I’m very excited to announce a workshop that I’m helping put together in my role with the Information Architecture Institute.
It’s called User Interfaces for Physical Spaces, and it’s a one-day case study of some fascinating work that MAYA Design did to improve the visitor’s experience of the Carnegie Libraries in Pittsburgh.
It takes place Monday, December 12.
By bridging information architecture across the physical and virtual worlds, MAYA got to work on something of a Holy Grail type project.
Aradhana Goel spoke about this project at Adaptive Path’s User Experience Week last August, and while the PowerPoint was pretty neat, I knew I had to make this a field trip. Because the only thing better than seeing the annotated photographs explaining the problems of the library experience is going to those libraries and experiencing it for ourselves.
Annotated photograph from presentation
So we’re going to start the day by seeing an unrenovated library (which demonstrates the “before” state). And then we’re going to MAYA’s offices to see how they analyzed and synthesized their research, and then drafted solutions.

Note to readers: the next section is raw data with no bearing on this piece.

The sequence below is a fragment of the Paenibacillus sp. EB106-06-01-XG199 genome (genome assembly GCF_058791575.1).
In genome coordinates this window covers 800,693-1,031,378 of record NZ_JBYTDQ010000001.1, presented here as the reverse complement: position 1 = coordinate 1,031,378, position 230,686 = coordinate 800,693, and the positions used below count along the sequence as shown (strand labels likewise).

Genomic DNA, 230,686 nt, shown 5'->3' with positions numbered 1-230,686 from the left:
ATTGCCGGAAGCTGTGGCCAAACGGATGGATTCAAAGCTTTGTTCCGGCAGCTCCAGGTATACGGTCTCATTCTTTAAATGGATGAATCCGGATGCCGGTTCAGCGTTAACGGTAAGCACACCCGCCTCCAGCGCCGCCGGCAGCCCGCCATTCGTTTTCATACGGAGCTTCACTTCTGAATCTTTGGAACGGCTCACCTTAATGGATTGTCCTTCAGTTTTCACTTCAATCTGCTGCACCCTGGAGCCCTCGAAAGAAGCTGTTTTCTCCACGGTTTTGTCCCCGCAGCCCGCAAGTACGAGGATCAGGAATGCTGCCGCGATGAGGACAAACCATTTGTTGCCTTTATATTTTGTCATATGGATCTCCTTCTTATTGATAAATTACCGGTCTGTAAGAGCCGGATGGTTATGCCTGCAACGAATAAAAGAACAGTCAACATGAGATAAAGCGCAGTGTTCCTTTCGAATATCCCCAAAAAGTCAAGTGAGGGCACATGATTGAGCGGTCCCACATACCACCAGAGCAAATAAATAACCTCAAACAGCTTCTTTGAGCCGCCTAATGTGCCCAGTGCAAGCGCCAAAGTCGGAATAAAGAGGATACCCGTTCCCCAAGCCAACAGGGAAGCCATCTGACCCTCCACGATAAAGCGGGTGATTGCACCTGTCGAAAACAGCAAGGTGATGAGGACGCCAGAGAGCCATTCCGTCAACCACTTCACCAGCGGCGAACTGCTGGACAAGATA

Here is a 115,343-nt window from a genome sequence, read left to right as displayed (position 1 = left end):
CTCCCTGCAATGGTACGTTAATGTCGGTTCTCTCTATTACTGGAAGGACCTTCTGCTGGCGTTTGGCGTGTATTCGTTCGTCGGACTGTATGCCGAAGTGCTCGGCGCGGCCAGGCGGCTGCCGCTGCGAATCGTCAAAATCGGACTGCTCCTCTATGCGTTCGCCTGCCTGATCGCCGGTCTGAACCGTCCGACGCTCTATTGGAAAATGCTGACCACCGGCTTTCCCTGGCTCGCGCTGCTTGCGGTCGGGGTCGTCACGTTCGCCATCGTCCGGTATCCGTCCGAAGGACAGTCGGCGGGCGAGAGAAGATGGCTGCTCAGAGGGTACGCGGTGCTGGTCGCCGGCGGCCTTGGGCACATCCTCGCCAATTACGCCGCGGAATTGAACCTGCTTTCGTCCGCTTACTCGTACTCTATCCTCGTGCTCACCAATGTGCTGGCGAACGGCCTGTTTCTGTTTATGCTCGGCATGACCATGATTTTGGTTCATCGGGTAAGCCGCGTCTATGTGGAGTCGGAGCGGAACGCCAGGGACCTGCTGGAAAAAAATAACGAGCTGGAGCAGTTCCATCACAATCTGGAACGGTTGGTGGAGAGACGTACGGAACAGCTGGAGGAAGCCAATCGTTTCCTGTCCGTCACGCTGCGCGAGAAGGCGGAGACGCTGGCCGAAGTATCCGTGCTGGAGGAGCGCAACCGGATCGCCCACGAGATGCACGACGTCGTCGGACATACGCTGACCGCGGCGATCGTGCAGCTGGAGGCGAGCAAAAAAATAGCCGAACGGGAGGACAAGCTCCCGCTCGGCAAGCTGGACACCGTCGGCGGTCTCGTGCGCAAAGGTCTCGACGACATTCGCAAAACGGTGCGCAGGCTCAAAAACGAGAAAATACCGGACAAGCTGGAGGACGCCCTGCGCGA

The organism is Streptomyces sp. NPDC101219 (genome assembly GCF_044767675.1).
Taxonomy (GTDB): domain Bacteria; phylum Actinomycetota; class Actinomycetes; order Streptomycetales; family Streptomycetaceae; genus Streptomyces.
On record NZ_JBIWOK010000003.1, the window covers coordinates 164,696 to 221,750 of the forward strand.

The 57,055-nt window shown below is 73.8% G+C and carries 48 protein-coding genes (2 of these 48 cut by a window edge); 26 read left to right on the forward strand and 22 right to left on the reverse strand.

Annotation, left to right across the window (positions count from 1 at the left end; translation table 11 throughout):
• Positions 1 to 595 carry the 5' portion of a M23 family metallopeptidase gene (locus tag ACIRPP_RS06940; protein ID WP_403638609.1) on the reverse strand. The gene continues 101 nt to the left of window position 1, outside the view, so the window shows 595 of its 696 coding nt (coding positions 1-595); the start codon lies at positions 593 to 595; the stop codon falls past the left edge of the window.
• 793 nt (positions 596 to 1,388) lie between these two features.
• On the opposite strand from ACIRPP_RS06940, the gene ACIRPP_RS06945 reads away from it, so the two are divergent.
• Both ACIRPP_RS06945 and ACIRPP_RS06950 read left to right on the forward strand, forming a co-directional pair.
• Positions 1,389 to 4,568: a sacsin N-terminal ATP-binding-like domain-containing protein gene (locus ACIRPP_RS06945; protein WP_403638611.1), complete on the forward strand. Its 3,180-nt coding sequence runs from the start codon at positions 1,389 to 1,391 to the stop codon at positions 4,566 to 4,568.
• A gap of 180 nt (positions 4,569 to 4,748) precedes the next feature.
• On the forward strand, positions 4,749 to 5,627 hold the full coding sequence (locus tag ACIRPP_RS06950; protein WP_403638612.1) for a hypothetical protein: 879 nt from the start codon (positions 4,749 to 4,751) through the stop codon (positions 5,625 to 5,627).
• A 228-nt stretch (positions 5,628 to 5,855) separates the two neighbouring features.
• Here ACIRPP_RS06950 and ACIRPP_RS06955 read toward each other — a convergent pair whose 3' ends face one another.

This illustration demonstrates MAYA’s understanding of the three primary factors of the library experience — the physical space, the information space (categorizations), and the people who work there. They identified breakpoints when interacting with each of these spaces, and this diagram depicts how to manage those breakpoints by hopping tracks from one factor to another.
At the end of the day, we’re going back out to see some of the renovated libraries (demonstrating the “after”). This is stuff you simply cannot get from reading it.
The above image illustrates the old way on the left — messy “reference desk.” The new way on the right is much more approachable, both in terms of signage and language – “ask a librarian”. And a small example of something really nifty is that “ask a librarian” is used on the Carnegie web site to mean exactly the same thing.
Registration is only $250 ($200 if your an IA Institute member).
Read more about and register for “User Interfaces for Physical Spaces”.
As a former reference librarian, I’m often annoyed at how un-user-friendly libraries are. My experience with libraries is, I suspect, true of many organizations: most of the libraries that I worked in were designed for the staff first of all — and I don’t just mean layout but hours and policies as well. And I don’t think libraries are unique — I wonder how many other organizations that’s true of?
You might be interested in my pictures of SF Asian Art Museum — with the artfully concealed (!) restrooms.